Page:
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From:Kevin Cowley Date:November 11 2004 6:44pm
Subject:RE: Prepared statement for MySQL 4.1
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Re speed benefits

There aren't any - at least not through the C API. It's at least twice as
slow as writing embedded statements and parsing every time. I'm waiting for
them to announce they've fixed it before we consider this route again.

Kevin Cowley
Tel: 0118 902 9099 (direct line)
Email: kevin.cowley@stripped

> -----Original Message-----
> From: Fagyal Csongor [mailto:concept@stripped]
> Sent: 11 November 2004 18:10
> To: 'Mysql ' (E-mail)
> Subject: Re: Prepared statement for MySQL 4.1
> Scott,
> >I've read the article about 'prepared statement' found in MySQL 4.1, and
> am
> >not sure if I understood what 'prepared statement' does and how can it
> >benefit us.  Can anyone elaborate on what 'prepared statement' could do
> with
> >examples where possible?
> >
> >
> >
> In the simplest case, consider this:
> You have an application (say a webpage), which receives user input (say
> a submitted form) which contain an e-mail address that you want to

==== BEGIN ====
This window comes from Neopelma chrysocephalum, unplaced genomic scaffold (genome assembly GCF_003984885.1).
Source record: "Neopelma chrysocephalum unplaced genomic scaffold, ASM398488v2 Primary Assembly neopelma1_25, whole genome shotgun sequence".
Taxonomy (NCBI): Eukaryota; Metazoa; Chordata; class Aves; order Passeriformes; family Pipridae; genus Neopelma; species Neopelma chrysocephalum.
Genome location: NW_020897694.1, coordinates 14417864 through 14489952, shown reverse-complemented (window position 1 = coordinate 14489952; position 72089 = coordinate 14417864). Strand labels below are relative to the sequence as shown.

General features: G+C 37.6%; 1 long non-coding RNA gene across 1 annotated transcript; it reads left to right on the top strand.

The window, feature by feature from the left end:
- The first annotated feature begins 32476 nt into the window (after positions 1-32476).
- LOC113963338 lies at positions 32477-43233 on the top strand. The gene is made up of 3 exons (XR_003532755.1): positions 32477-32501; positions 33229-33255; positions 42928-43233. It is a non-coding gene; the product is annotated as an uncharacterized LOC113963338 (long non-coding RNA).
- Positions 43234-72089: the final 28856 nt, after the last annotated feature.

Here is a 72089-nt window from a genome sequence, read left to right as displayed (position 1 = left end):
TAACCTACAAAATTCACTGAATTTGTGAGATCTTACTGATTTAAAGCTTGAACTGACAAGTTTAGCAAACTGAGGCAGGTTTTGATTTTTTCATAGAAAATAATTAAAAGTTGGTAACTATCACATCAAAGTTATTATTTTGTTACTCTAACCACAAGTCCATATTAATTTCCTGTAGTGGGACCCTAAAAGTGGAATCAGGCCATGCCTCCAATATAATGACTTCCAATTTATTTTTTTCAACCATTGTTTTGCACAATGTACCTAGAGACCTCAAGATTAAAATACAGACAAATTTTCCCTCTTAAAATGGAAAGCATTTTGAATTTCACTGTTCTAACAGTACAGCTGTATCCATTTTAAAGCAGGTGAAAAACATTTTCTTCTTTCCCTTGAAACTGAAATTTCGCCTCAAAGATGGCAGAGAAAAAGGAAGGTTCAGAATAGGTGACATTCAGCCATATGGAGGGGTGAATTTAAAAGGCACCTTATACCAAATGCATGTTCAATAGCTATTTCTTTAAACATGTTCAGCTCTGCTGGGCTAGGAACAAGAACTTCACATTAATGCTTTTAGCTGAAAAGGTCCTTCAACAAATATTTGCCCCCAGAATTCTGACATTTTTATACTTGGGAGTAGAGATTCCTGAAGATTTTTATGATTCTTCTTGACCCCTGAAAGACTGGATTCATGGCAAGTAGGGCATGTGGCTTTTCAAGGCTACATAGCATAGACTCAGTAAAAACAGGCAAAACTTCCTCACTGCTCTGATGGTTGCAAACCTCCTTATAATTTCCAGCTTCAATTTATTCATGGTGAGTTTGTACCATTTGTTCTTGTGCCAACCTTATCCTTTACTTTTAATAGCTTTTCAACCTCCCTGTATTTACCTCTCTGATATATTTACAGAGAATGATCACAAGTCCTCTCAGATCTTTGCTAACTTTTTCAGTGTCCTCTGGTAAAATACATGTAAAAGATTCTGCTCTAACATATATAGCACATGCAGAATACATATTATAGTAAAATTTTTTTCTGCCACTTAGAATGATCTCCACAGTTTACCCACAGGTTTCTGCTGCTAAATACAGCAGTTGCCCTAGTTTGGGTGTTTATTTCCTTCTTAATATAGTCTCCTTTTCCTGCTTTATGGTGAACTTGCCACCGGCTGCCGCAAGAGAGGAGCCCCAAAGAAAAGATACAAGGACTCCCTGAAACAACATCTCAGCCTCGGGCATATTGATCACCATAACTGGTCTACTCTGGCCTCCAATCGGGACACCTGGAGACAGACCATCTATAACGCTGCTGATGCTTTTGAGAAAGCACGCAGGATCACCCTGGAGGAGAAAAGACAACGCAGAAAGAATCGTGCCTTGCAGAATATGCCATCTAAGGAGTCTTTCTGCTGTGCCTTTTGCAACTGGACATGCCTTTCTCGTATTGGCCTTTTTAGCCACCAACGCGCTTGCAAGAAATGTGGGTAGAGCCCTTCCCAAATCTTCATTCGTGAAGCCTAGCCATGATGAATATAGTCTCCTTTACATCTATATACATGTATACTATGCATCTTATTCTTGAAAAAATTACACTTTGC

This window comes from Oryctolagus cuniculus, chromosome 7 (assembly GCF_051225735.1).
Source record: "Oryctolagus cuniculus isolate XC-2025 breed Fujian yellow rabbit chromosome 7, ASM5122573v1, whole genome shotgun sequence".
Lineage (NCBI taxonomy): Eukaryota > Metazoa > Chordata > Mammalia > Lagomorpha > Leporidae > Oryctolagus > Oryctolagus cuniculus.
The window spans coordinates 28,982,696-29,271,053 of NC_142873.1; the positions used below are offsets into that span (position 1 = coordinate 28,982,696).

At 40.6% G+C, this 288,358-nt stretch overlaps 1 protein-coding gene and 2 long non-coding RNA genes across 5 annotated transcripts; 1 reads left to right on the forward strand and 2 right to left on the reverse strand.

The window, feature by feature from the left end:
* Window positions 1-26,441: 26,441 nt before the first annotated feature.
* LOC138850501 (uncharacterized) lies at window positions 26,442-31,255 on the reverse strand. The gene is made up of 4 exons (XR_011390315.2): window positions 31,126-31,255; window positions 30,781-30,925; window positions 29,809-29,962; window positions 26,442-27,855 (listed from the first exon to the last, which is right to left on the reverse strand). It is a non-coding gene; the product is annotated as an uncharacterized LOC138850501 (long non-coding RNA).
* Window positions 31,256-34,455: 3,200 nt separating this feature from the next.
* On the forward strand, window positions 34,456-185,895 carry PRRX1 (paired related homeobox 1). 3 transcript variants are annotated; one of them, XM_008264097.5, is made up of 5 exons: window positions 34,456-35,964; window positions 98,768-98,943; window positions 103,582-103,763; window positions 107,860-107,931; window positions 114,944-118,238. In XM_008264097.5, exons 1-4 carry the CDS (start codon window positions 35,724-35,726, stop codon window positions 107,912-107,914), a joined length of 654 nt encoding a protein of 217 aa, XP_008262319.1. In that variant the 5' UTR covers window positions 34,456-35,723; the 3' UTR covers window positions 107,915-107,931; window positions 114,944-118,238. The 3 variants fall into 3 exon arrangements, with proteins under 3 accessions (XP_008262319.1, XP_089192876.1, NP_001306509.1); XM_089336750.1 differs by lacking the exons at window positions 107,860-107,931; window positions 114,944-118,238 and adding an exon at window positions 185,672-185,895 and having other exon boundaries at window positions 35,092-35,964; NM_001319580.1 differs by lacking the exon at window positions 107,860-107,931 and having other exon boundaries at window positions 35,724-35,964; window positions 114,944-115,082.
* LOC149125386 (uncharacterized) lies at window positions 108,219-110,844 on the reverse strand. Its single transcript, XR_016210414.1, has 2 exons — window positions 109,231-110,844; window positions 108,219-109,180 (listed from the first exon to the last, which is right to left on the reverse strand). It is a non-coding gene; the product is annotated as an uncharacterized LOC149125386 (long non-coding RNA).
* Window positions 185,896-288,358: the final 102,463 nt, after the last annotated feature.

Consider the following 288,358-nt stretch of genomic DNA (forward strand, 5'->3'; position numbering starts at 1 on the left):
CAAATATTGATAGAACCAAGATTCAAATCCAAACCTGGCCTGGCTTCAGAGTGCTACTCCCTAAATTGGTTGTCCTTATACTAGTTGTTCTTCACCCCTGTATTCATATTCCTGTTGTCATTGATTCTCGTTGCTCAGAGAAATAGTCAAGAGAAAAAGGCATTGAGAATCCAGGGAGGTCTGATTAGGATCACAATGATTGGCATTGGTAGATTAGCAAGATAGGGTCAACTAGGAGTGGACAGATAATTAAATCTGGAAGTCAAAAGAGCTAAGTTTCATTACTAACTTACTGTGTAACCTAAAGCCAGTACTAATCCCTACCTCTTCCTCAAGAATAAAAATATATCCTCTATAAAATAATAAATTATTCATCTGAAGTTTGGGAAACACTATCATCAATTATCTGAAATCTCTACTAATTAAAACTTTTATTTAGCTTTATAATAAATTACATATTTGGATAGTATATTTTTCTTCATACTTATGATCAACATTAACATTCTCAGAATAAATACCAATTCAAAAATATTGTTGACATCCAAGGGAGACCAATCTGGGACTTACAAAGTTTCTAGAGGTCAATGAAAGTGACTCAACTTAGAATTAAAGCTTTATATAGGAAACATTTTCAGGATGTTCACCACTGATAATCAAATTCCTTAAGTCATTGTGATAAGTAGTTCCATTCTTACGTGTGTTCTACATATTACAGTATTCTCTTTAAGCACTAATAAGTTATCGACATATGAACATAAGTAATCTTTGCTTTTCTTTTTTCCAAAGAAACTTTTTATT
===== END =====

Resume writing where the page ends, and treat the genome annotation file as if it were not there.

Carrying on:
> insert into a database. Let's say you have this form field in a variable
> called $email:
> Inserting:
> $dbh->do("INSERT INTO mytable (email) VALUES ('$email')");
> Now if you do not verify what is in $email, and the user passes you this
> : notavalidemail@'adress
> you can run into trouble, as the above statement will parse to
> "INSERT INTO mytable (email) VALUES ('notavalidemail@'adress)"
> which is not good, it produces an SQL error because of the "extra" '
> character. You can run into more serious trouble if you get something
> more SQL-like from your form, say "DELETE FROM mytable" or something
> like that ;-)
> Using placeholders take care of quoting, that is, the SQL statement will
> always be valid, at the data will no longer be part of the query. This:
> $dbh->do("INSERT INTO mytable (email) VALUES (?)", undef, $email);
> ...will insert $email into the table without a runtime error (well, it
> is probably not what you want, as you will have an invalid e-mail
> address, but it is still better compared to letting others execute SQL
> commands on your machine...)
> This thing by itself should be enough for anyone NOT to use
> "non-prepared" statements (like many badly written PHP scripts do). But
> there are more things... well, read the article once again, or wait for
> another e-mail on speed benefits :-)
> Regards,
> - Csongor
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Prepared statement for MySQL 4.1Scott Hamm11 Nov
  • Re: Prepared statement for MySQL 4.1Gleb Paharenko11 Nov
  • Re: Prepared statement for MySQL 4.1Mark Maunder11 Nov
  • Re: Prepared statement for MySQL 4.1Fagyal Csongor11 Nov
RE: Prepared statement for MySQL 4.1Scott Hamm11 Nov
RE: Prepared statement for MySQL 4.1Kevin Cowley11 Nov